LNMS is most commonly attributed to changes (mutations) in the PNPLA6 gene. Genes are specific sequences in DNA that provide instructions for the production of proteins. Proteins serve as the body’s cellular machinery and building blocks. The PNPLA6 gene is responsible for the production of proteins that drive the breakdown of cell membranes. The PNPLA6 protein is an enzyme that is thought to drive the growth of nerve and non-nerve cells as they grow and mature. This gene is notably associated not only with LNMS but also Boucher-Neuhauser syndrome, Gordon-Holmes syndrome, and spastic paraplegia type 39. These conditions are described in brief under the Related Disorders section.
LNMS follows an autosomal recessive pattern of inheritance. Recessive genetic disorders occur when an individual inherits two copies of an abnormal gene for the same trait, one from each parent. If an individual inherits one normal gene and one gene for the disease, the person will be a carrier for the disease but usually will not show symptoms. The risk for two carrier parents to both pass the altered gene and have an affected child is 25% with each pregnancy. The risk to have a child who is a carrier like the parents is 50% with each pregnancy. The chance for a child to receive normal genes from both parents is 25%. The risk is the same for males and females.
Parents who are close relatives (consanguineous) have a higher chance than unrelated parents to both carry the same abnormal gene, which increases the risk to have children with a recessive genetic disorder.
Males and females are affected equally. In North America, it is estimated that 1 in 100,000 people is affected by LNMS. Kuwait and Newfoundland are two places where the number of people affects with LNMS are comparatively high.
Due to its highly variable clinical presentation of the condition, no formal diagnostic criteria have been established for LMS or, for that matter, any PNPLA6-related disorders. LMS is definitively diagnosed with molecular testing for mutations in the PNPLA6 gene.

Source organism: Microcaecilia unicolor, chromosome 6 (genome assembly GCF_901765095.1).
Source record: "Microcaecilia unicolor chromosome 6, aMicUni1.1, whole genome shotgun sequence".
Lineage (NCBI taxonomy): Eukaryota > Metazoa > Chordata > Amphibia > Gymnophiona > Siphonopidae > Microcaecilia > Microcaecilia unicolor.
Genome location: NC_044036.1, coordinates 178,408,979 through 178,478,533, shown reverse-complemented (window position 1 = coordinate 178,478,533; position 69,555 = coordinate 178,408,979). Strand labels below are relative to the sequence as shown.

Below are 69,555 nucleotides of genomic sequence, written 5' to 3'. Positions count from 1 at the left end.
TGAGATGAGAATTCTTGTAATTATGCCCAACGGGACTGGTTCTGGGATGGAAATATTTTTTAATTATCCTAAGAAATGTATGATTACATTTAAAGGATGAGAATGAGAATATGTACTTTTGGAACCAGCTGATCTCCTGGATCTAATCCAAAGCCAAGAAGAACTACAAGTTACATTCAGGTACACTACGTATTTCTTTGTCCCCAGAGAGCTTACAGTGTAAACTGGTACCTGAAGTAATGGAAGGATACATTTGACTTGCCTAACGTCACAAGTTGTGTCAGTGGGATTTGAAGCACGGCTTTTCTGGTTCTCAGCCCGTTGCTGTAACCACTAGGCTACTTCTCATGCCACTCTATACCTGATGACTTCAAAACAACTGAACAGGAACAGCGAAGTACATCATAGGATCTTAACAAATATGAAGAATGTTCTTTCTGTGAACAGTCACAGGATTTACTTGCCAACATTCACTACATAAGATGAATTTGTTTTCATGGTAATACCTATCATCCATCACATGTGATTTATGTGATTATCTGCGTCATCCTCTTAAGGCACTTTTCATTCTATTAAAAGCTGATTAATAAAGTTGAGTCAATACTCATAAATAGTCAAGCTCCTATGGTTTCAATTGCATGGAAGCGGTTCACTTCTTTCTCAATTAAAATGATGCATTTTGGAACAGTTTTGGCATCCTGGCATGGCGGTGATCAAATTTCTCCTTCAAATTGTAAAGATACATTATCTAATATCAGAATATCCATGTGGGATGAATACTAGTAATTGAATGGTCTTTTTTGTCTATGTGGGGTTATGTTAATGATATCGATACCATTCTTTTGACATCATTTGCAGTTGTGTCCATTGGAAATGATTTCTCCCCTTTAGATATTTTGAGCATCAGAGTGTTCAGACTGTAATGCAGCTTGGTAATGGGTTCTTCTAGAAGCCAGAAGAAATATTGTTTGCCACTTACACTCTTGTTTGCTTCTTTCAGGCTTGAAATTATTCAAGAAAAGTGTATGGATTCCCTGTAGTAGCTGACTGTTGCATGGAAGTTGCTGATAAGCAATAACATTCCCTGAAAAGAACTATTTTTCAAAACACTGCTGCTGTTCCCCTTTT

The treatments available for LNMS are oriented towards managing the manifestations of the illness.
People with LNMS often experience ataxia, spasticity, and contracture that compromise their ability to move comfortably. Physical therapy aimed towards improving strength and agility is key. Often walking can be assisted by tools such as ankle-foot orthotic braces, weight-bearing walkers, etc. Physical exercise can reduce the symptoms of ataxia, spasticity, and prevent contracture. A dedicated regimen of nutritious, well-balanced meals and regular exercise is recommended to avoid some of the less common but equally severe aspects that have been noted to affect patients with LNMS. There is most notably, an increased incidence of diabetes and abnormal cholesterol levels in patients with LNMS.
The poor functional capacity of the anterior pituitary gland that results in slowed metabolism, poor growth, and impaired fertility can be managed with hormone replacement therapies. Levothyroxine is a medication that mimics the functions of the thyroid hormone and can aid in speeding up the metabolism of the body, resulting in reduced symptoms of lethargy, hair loss, and obesity. Growth hormone supplementation can be offered to reduce the burden of short stature in patients identified as children.
It is important for patients with LNMS to be under the care of an ophthalmologist. There is no cure for the vision problems that accompanies LNMS, but ophthalmologists can help create corrective lenses against developing problems. Individuals with LNMS should undergo regular ophthalmologic examinations and keep up with their changing prescriptions. Since visual impairment is a major hurdle to learning in the classroom, special services might be organized on an individual basis between a child’s physician and their school.
For patients living with LNMS, it is important to recognize that the many difficulties described above are associated with the brain’s neurological function. It is thus important to protect baseline function capacity of the brain. Inactivity and obesity exacerbate neuropathy. Alcohol and recreational drugs should be avoided.
Generally, very little information exists to guide women living with rare diseases who are interested in becoming pregnant. Pregnancy is well known to take many physical demands on a woman’s body and women who are living with LNMS are generally warned that symptoms of ataxia may worsen or even develop for the first time during pregnancy. Pregnant women with LNMS should be followed closely by obstetricians that are well trained in dealing with high-risk pregnancies.
Patients living with LNMS experience alterations to the shape of their teeth. Taurodontism is generally noted at the dental office at the time of first x-rays. Extra care may be needed in brushing and cleaning all aspects of the affected teeth, and dentists may need special tools to examine all aspects of the affected teeth.